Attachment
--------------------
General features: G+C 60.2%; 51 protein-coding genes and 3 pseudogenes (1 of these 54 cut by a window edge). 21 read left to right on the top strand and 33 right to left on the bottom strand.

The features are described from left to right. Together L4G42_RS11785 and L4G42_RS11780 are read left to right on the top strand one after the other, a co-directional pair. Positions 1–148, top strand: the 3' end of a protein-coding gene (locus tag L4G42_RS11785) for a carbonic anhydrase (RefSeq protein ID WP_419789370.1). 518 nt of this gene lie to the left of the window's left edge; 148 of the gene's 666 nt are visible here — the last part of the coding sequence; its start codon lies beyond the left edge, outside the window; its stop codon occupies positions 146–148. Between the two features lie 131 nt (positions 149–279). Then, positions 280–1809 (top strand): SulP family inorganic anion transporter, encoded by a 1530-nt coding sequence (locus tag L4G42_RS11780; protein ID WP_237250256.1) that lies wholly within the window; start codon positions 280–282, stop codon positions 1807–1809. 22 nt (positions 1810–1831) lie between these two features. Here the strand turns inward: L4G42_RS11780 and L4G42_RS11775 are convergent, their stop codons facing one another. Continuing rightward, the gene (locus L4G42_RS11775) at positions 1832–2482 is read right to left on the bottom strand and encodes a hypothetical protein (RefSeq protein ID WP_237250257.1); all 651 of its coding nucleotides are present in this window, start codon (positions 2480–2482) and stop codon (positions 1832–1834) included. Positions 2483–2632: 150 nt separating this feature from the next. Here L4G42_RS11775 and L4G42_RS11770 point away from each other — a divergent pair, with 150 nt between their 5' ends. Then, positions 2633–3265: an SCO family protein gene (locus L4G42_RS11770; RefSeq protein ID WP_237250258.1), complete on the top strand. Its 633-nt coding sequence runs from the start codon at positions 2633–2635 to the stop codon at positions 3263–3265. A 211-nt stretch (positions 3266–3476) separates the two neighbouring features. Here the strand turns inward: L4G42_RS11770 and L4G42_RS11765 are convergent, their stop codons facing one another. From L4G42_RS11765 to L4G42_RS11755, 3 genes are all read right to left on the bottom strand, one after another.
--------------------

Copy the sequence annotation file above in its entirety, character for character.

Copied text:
General features: G+C 60.2%; 51 protein-coding genes and 3 pseudogenes (1 of these 54 cut by a window edge). 21 read left to right on the top strand and 33 right to left on the bottom strand.

The features are described from left to right. Together L4G42_RS11785 and L4G42_RS11780 are read left to right on the top strand one after the other, a co-directional pair. Positions 1–148, top strand: the 3' end of a protein-coding gene (locus tag L4G42_RS11785) for a carbonic anhydrase (RefSeq protein ID WP_419789370.1). 518 nt of this gene lie to the left of the window's left edge; 148 of the gene's 666 nt are visible here — the last part of the coding sequence; its start codon lies beyond the left edge, outside the window; its stop codon occupies positions 146–148. Between the two features lie 131 nt (positions 149–279). Then, positions 280–1809 (top strand): SulP family inorganic anion transporter, encoded by a 1530-nt coding sequence (locus tag L4G42_RS11780; protein ID WP_237250256.1) that lies wholly within the window; start codon positions 280–282, stop codon positions 1807–1809. 22 nt (positions 1810–1831) lie between these two features. Here the strand turns inward: L4G42_RS11780 and L4G42_RS11775 are convergent, their stop codons facing one another. Continuing rightward, the gene (locus L4G42_RS11775) at positions 1832–2482 is read right to left on the bottom strand and encodes a hypothetical protein (RefSeq protein ID WP_237250257.1); all 651 of its coding nucleotides are present in this window, start codon (positions 2480–2482) and stop codon (positions 1832–1834) included. Positions 2483–2632: 150 nt separating this feature from the next. Here L4G42_RS11775 and L4G42_RS11770 point away from each other — a divergent pair, with 150 nt between their 5' ends. Then, positions 2633–3265: an SCO family protein gene (locus L4G42_RS11770; RefSeq protein ID WP_237250258.1), complete on the top strand. Its 633-nt coding sequence runs from the start codon at positions 2633–2635 to the stop codon at positions 3263–3265. A 211-nt stretch (positions 3266–3476) separates the two neighbouring features. Here the strand turns inward: L4G42_RS11770 and L4G42_RS11765 are convergent, their stop codons facing one another. From L4G42_RS11765 to L4G42_RS11755, 3 genes are all read right to left on the bottom strand, one after another.